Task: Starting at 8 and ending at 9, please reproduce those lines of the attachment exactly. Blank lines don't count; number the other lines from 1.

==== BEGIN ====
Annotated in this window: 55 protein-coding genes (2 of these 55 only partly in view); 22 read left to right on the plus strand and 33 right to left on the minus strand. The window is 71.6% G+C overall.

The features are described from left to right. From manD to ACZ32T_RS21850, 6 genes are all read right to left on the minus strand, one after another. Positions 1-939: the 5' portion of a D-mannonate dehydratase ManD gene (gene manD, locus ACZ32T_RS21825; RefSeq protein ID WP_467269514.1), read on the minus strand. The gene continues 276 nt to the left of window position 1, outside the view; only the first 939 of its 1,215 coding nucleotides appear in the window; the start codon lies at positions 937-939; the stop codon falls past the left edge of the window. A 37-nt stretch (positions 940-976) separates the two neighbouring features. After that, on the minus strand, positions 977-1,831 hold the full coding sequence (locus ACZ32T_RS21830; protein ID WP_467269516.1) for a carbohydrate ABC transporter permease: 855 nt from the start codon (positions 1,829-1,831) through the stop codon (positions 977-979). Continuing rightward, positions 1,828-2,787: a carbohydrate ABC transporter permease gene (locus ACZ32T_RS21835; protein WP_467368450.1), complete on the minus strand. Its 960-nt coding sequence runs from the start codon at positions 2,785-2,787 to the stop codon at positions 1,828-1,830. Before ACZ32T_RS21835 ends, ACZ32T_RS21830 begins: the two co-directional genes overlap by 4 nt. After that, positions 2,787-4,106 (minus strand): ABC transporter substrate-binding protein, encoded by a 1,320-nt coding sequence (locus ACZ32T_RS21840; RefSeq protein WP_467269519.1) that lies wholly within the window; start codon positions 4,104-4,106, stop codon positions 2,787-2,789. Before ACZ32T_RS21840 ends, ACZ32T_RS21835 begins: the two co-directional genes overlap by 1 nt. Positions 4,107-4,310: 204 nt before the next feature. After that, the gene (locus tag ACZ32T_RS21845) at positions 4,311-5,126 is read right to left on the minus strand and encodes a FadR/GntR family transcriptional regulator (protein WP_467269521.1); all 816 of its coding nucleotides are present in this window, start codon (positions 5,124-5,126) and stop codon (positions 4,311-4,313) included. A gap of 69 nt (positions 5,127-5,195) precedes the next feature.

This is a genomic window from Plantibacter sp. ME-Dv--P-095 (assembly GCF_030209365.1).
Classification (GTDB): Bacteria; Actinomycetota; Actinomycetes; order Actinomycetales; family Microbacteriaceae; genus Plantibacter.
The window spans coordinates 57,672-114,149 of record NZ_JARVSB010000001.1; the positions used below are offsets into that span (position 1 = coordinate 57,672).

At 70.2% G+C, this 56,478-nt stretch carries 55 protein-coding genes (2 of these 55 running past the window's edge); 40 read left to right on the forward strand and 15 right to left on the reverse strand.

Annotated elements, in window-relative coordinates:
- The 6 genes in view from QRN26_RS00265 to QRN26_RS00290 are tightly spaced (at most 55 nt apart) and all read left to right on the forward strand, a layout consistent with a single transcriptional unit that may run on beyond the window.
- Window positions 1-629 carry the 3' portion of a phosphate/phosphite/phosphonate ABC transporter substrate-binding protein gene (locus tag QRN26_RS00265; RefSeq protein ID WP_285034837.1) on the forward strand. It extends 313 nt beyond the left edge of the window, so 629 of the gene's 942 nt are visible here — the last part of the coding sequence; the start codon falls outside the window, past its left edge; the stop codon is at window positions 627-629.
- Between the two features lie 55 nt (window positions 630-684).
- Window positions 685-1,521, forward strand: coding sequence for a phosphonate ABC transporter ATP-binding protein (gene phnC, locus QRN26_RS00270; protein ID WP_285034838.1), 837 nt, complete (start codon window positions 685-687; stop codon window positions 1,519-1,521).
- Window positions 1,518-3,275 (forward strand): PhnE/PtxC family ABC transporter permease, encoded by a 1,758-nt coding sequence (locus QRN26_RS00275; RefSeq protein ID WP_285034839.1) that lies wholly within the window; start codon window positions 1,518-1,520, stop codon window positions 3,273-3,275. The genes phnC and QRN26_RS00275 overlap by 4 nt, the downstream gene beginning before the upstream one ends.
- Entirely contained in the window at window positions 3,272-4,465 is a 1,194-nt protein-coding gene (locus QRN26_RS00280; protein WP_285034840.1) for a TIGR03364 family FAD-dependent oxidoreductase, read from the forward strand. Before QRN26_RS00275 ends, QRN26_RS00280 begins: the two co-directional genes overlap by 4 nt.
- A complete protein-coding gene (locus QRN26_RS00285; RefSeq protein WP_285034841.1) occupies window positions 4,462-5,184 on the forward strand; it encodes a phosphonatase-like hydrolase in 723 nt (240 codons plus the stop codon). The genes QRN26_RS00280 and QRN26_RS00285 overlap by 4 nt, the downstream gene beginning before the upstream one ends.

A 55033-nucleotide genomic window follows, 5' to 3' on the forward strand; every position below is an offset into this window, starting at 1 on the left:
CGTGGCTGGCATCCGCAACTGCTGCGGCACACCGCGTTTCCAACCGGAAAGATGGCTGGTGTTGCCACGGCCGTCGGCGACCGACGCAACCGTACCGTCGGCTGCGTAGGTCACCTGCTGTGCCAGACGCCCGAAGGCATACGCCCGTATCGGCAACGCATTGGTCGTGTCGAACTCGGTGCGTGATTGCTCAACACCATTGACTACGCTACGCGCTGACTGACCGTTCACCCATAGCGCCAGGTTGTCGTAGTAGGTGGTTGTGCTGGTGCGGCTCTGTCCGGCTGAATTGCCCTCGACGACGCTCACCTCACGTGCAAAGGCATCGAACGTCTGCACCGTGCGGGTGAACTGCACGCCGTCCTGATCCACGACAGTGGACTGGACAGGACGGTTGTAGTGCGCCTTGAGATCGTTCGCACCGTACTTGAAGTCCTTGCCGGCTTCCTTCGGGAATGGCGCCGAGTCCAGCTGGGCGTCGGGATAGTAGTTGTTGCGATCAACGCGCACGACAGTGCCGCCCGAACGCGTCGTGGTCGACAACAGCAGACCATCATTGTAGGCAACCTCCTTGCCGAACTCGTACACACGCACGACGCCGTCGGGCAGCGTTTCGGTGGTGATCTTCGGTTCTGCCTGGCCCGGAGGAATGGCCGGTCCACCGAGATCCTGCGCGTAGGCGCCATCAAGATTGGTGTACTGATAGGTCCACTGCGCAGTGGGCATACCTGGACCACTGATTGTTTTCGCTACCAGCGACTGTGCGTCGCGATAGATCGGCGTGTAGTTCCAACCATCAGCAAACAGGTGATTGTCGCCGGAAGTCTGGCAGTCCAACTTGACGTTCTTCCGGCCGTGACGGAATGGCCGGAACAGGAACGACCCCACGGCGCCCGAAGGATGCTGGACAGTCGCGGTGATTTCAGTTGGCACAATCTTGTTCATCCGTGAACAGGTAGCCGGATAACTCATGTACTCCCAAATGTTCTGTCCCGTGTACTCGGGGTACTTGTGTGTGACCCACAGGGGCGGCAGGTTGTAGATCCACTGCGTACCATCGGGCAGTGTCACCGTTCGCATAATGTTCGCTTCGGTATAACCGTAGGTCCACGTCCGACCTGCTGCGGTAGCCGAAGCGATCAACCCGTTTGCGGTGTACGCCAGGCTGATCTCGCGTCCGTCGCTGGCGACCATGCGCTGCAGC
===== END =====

- The 6 genes in view from QRN26_RS00265 to QRN26_RS00290 are tightly spaced (at most 55 nt apart) and all read left to right on the forward strand, a layout consistent with a single transcriptional unit that may run on beyond the window.
- Window positions 1-629 carry the 3' portion of a phosphate/phosphite/phosphonate ABC transporter substrate-binding protein gene (locus tag QRN26_RS00265; RefSeq protein ID WP_285034837.1) on the forward strand. It extends 313 nt beyond the left edge of the window, so 629 of the gene's 942 nt are visible here — the last part of the coding sequence; the start codon falls outside the window, past its left edge; the stop codon is at window positions 627-629.